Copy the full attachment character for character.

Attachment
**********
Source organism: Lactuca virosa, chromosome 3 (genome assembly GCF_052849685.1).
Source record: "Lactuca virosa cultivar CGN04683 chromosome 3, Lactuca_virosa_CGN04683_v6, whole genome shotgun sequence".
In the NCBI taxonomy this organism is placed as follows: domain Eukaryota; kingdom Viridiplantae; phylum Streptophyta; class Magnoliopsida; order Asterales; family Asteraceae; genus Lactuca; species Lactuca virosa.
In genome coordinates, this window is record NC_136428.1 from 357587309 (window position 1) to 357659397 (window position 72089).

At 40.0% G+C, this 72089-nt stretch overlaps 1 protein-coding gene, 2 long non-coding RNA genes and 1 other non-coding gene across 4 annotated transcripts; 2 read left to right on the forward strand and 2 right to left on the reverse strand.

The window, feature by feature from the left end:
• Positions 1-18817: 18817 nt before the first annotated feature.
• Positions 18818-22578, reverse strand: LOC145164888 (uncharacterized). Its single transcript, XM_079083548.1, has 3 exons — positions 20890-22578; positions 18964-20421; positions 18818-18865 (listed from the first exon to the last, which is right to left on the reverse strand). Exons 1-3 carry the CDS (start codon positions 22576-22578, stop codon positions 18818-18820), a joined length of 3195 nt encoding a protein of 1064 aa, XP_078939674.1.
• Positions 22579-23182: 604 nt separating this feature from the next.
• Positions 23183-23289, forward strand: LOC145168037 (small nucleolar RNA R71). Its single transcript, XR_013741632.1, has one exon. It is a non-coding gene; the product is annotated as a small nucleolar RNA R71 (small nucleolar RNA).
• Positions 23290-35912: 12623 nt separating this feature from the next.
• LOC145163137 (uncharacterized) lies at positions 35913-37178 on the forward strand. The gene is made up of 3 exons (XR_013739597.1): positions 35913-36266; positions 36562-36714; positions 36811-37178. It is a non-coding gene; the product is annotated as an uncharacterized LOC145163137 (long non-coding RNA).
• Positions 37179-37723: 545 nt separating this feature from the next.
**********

Source organism: Lactuca virosa, chromosome 3 (genome assembly GCF_052849685.1).
Source record: "Lactuca virosa cultivar CGN04683 chromosome 3, Lactuca_virosa_CGN04683_v6, whole genome shotgun sequence".
In the NCBI taxonomy this organism is placed as follows: domain Eukaryota; kingdom Viridiplantae; phylum Streptophyta; class Magnoliopsida; order Asterales; family Asteraceae; genus Lactuca; species Lactuca virosa.
In genome coordinates, this window is record NC_136428.1 from 357587309 (window position 1) to 357659397 (window position 72089).

At 40.0% G+C, this 72089-nt stretch overlaps 1 protein-coding gene, 2 long non-coding RNA genes and 1 other non-coding gene across 4 annotated transcripts; 2 read left to right on the forward strand and 2 right to left on the reverse strand.

The window, feature by feature from the left end:
• Positions 1-18817: 18817 nt before the first annotated feature.
• Positions 18818-22578, reverse strand: LOC145164888 (uncharacterized). Its single transcript, XM_079083548.1, has 3 exons — positions 20890-22578; positions 18964-20421; positions 18818-18865 (listed from the first exon to the last, which is right to left on the reverse strand). Exons 1-3 carry the CDS (start codon positions 22576-22578, stop codon positions 18818-18820), a joined length of 3195 nt encoding a protein of 1064 aa, XP_078939674.1.
• Positions 22579-23182: 604 nt separating this feature from the next.
• Positions 23183-23289, forward strand: LOC145168037 (small nucleolar RNA R71). Its single transcript, XR_013741632.1, has one exon. It is a non-coding gene; the product is annotated as a small nucleolar RNA R71 (small nucleolar RNA).
• Positions 23290-35912: 12623 nt separating this feature from the next.
• LOC145163137 (uncharacterized) lies at positions 35913-37178 on the forward strand. The gene is made up of 3 exons (XR_013739597.1): positions 35913-36266; positions 36562-36714; positions 36811-37178. It is a non-coding gene; the product is annotated as an uncharacterized LOC145163137 (long non-coding RNA).
• Positions 37179-37723: 545 nt separating this feature from the next.